The Eucharist, for all of you non-Catholics, is the term for the consecrated host that is dispensed to believers at Catholic Masses. By doctrine, it can only be made from water and flour, nothing else. Here in our neck of the woods, the hosts for the surrounding Catholic dioceses are made by nuns at a small monastery in Westfield, VT.
What's so special about the Eucharist? Well, in contrast to other Christian denominations that also do Holy Communion, Catholics believe that during Mass, by the God-given power of the Catholic priest, the host and wine are being "transubstantiated" into the actual body and blood of Jesus Christ.
None of that "communion is a symbol of the Last Supper" crap that the Protestants do--we literally eat and drink Jesus. I know, sounds gross and cannibalistic, which is what I thought at first when I converted to Catholicism.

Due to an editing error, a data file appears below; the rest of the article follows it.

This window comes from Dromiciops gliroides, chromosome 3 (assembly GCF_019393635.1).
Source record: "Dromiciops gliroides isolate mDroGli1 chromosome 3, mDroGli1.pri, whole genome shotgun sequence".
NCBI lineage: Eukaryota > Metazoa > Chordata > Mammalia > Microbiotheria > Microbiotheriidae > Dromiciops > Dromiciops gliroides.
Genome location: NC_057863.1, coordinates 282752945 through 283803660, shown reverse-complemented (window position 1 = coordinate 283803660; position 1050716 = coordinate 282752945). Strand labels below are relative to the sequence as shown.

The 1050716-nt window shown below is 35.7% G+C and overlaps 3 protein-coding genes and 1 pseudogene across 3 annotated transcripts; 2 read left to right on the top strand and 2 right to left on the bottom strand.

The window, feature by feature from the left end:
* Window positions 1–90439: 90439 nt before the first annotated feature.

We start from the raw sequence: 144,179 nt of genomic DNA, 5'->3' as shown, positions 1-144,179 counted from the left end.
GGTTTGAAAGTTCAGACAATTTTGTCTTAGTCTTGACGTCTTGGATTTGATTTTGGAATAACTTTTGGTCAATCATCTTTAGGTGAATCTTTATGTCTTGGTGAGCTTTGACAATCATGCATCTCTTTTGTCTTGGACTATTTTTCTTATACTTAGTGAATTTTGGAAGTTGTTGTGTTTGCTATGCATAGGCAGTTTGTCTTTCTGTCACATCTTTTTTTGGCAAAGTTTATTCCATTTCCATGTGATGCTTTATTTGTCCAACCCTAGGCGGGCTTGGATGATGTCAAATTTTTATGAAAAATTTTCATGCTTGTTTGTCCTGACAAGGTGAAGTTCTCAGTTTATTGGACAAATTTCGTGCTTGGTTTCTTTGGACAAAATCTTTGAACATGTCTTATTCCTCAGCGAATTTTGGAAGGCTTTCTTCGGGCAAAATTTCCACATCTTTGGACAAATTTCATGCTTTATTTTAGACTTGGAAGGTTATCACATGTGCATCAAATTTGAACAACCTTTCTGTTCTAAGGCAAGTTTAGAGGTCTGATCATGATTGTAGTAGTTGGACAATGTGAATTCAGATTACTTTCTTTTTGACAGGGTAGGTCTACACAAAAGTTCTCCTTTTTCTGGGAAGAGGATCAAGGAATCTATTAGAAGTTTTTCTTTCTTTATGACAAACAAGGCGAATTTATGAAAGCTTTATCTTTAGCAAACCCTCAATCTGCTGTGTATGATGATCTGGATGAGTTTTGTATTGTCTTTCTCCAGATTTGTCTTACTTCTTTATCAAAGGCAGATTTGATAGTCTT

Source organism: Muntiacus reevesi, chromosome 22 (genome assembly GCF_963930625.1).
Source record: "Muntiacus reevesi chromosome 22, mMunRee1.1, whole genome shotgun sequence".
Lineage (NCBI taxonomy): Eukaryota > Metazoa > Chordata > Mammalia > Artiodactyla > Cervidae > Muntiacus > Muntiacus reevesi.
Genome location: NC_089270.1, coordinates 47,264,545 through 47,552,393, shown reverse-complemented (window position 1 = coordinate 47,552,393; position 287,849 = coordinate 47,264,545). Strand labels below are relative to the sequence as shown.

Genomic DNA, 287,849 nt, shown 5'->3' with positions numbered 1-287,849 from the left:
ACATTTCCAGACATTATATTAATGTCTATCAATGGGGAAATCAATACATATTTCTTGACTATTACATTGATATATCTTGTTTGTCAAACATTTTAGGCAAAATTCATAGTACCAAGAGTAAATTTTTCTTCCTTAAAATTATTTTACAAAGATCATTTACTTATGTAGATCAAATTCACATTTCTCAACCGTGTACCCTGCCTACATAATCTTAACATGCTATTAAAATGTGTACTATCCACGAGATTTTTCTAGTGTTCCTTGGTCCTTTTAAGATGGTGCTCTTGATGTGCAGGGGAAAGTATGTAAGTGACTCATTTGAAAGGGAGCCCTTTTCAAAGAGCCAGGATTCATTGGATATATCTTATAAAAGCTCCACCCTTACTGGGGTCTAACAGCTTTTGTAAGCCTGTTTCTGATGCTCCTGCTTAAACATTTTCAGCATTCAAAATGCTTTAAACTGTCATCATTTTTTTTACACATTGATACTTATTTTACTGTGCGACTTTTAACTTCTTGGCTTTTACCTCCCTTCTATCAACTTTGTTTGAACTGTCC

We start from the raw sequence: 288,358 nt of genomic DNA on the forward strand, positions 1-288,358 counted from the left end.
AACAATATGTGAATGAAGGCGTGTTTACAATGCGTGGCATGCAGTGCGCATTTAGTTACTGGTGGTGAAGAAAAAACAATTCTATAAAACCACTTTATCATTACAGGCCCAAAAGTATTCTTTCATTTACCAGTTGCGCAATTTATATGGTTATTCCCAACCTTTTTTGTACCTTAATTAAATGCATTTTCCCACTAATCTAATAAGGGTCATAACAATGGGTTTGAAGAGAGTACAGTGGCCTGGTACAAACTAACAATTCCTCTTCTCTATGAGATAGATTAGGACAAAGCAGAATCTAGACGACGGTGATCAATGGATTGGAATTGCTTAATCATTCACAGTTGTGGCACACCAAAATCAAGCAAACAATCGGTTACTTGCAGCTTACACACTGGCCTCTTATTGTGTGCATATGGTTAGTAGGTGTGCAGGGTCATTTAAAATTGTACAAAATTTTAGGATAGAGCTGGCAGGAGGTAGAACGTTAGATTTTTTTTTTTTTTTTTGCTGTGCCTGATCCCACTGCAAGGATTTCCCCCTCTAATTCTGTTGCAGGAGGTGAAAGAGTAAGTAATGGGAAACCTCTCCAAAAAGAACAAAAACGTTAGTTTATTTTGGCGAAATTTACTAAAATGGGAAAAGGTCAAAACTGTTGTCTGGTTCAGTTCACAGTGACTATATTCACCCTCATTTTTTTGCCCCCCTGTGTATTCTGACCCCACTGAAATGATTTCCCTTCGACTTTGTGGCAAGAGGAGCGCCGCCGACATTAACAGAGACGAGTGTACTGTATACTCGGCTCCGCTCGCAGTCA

But I now realize you can't grasp the true miracle of the Eucharist until you fully believe in it... and you can't believe in it until you fully grasp it. It seems like a problem without a solution, but it works, and maybe that's the greatest miracle of all.
Eucharistic miracles come in different categories:
In every instance of the 120 or so church-investigated and confirmed Eucharistic miracles of the third kind, which happened over the span of many centuries, it turned out that the Eucharist had changed into human heart tissue, blood type AB.
The tissue also tends to be incorruptible; that means even with Eucharists that morphed in the 8th or 12th century and were kept in a box without refrigeration or preservation, modern researchers were able to examine them in a lab and find that the tissue was still fresh and not deteriorated.
This is a pretty long video, but if you're fascinated by the supernatural, as I've always been, I encourage you to watch the whole thing. The most mind-boggling revelation (to me) came toward the end of the presentation, so hang in there and you'll be amazed.